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ARDS (Acute Respiratory Distress Syndrome) Symptoms, Causes, and Life Expectancy

ARDS (acute respiratory syndrome) definition and facts*

*ARDS facts Medically Edited by: pneumonia. If you have trouble breathing, call your doctor right away. If you have severe shortness of breath, call an ambulance or emergency medical services like 911 immediately.

  • Causes of ARDS includes infections, injuries, or other conditions that cause the lung's tiny blood vessels to leak more fluid than normal into the lungs' air sacs. This prevents the lungs from filling with air and moving enough oxygen into the bloodstream.
  • Some common conditions and factors that cause to ARDS are sepsis, pneumonia, severe bleeding caused by an injury, an injury to the chest or head, breathing in harmful fumes or smoke, and inhaling vomited stomach contents from the mouth.
  • Risk factors for ARDS include any condition or illness that can directly or indirectly injure the lungs.
  • The first signs and symptoms of ARDS are feeling like you can't get enough air into your lungs, rapid breathing, and low oxygen levels in the blood. Other signs and symptoms depend on the cause of the condition. They may occur before ARDS develops.
  • Your doctor will diagnose ARDS based on your medical history, a physical exam, and the results from tests.
  • Treatment of ARDS iinvolves with oxygen therapy, fluids, and medicines. Treatments are done in a hospital's intensive care unit. Patients who have ARDS may develop other medical problems while in the hospital. The most common problems are infections, pneumothorax (collapsed lung), lung scarring, and blood clots. The survival rate for people with ARDS is dependent upon the underlying disease as well as the overall health status of the patient.
  • Some people fully recover from ARDS. Others continue to have health problems. These problems may include shortness of breath, tiredness and muscle weakness, depression, and problems with memory and thinking clearly.
  • You can take steps to recover from ARDS and improve your quality of life. Ask your family and friends to help with everyday activities. Don't smoke and avoid secondhand smoke and other lung irritants, such as harmful fumes. Go to pulmonary rehabilitation if you doctor recommends it. Join a support group for ARDS. Seek help from your health care team if you feel depressed.
  • ARDS treatment has improved in recent years. As a result, the survival rate for ARDS is improving. Researchers are studying new treatments for the condition.
  • What is ARDS?

    ARDS, or acute respiratory distress syndrome, is a lung condition that leads to low oxygen levels in the blood. ARDS can be life threatening because your body's organs need oxygen-rich blood to work well.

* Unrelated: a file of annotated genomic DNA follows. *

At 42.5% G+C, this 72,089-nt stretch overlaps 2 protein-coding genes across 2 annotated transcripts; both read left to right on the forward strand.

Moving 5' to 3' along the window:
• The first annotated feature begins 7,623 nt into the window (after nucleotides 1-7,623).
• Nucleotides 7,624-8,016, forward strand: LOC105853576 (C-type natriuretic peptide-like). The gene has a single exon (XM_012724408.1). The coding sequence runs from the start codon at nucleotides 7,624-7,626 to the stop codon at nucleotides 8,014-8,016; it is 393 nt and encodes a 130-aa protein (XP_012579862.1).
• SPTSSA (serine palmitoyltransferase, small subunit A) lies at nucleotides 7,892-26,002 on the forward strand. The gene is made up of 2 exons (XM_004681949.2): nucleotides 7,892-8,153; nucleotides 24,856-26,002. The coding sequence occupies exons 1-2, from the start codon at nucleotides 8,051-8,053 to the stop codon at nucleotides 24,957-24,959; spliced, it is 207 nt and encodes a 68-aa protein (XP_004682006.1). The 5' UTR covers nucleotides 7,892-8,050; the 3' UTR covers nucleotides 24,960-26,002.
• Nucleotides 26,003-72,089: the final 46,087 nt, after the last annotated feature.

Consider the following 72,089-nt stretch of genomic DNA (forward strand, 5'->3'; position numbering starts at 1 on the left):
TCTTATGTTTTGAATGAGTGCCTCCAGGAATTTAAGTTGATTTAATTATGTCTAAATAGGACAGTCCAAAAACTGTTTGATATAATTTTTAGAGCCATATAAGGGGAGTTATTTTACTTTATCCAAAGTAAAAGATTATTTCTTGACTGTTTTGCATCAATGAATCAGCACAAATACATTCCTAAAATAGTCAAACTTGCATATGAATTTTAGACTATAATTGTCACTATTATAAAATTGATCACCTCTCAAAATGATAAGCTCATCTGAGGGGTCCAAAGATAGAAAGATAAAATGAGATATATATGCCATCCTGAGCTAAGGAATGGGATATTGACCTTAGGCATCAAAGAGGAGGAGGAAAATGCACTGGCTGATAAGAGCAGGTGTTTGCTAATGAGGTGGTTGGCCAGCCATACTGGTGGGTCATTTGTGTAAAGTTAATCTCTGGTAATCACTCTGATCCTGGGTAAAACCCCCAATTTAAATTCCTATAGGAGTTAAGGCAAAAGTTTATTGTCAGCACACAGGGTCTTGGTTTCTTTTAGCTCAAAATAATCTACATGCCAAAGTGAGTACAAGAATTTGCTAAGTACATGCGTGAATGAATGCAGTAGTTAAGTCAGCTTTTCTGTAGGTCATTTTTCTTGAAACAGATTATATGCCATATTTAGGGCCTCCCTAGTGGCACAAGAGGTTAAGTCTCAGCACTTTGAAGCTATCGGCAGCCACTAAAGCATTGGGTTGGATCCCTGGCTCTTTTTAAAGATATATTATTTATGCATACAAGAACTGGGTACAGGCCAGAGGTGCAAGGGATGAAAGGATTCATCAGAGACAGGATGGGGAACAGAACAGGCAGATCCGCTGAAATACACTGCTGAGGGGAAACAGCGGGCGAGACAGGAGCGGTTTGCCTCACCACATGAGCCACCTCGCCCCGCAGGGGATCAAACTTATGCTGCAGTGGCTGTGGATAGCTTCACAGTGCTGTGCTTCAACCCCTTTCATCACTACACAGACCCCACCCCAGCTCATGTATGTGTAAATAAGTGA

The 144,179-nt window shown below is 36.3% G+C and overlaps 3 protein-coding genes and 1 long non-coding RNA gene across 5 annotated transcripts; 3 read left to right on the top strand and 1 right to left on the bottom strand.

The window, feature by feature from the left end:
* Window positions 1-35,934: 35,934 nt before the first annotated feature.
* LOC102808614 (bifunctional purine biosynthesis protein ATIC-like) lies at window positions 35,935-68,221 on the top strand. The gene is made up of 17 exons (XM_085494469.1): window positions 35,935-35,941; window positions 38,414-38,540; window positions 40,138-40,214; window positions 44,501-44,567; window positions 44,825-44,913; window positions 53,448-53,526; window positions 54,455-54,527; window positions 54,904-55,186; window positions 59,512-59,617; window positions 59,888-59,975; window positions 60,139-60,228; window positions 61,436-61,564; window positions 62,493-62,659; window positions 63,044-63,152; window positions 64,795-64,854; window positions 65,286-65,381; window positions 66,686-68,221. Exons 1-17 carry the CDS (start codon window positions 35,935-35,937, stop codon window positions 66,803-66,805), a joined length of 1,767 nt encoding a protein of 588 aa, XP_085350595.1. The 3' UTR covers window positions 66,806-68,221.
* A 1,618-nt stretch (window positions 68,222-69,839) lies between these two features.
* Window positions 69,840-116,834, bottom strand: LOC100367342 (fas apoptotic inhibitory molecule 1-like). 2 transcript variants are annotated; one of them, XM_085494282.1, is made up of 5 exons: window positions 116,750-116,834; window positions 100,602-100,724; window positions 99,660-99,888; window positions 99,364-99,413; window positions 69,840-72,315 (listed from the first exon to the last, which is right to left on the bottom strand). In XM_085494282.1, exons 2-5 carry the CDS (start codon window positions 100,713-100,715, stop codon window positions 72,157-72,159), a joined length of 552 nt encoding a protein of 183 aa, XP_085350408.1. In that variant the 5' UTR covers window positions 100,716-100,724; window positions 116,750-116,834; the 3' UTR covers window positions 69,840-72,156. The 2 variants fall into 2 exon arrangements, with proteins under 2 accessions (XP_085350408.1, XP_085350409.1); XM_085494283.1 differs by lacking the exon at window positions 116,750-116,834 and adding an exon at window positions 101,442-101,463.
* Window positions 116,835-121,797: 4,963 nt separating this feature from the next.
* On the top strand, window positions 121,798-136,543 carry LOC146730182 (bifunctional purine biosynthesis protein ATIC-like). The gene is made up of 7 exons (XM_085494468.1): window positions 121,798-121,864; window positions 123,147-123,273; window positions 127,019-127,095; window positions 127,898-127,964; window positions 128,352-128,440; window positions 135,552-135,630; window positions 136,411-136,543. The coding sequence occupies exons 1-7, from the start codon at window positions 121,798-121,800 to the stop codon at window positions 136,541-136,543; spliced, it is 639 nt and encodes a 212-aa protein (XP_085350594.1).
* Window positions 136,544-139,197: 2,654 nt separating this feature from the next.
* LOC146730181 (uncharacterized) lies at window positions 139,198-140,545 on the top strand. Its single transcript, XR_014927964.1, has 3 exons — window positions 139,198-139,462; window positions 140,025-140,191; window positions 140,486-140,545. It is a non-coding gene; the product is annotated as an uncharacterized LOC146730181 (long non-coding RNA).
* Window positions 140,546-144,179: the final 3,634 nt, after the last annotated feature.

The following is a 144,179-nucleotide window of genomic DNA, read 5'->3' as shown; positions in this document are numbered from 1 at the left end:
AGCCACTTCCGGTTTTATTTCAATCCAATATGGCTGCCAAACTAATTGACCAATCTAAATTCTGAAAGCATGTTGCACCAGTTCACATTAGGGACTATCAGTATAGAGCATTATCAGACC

People who develop ARDS often are very ill with another disease or have major injuries. They might already be in the hospital when they develop ARDS.

    To understand ARDS, it helps to understand how the lungs work. When you breathe, air passes through your nose and mouth into your windpipe. The air then travels to your lungs' air sacs. These sacs are called alveoli (al-VEE-uhl-eye).

    Small blood vessels called capillaries run through the walls of the air sacs. Oxygen passes from the air sacs into the capillaries and then into the bloodstream. Blood carries the oxygen to all parts of the body, including the body's organs.

    In ARDS, infections, injuries, or other conditions cause the lung's capillaries to leak more fluid than normal into the air sacs. This prevents the lungs from filling with air and moving enough oxygen into the bloodstream.

    As a result, the body's organs (such as the kidneys and brain) don't get the oxygen they need. Without oxygen, the organs may not work well or at all.

    People who develop ARDS often are in the hospital for other serious health problems. Rarely, people who aren't hospitalized have health problems that lead to ARDS, such as severe pneumonia.

    If you have trouble breathing, call your doctor right away. If you have severe shortness of breath, call 9-1-1.

    ARDS symptoms and signs

    The first signs and symptoms of ARDS are feeling like you can't get enough air into your lungs, rapid breathing, and a low blood oxygen level.

    Other signs and symptoms depend on the cause of the ARDS. They may occur before ARDS develops. For example, if pneumonia is causing ARDS, you may have a cough and fever before you feel short of breath.

    Sometimes, people who have ARDS develop signs and symptoms such as low blood pressure, confusion, and extreme tiredness. This may mean that the body's organs, such as the kidneys and heart, aren't getting enough oxygen-rich blood.

    Most people who develop ARDS are in the hospital for other serious health problems. Rarely, people who aren't hospitalized have health problems that lead to ARDS, such as severe pneumonia.

    If you have trouble breathing, call your doctor right away. If you have severe shortness of breath, call 9-1-1.

    Medically Reviewed by a Doctor on 7/31/2017

    Source: MedicineNet.com
    http://www.medicinenet.com/ards/article.htm

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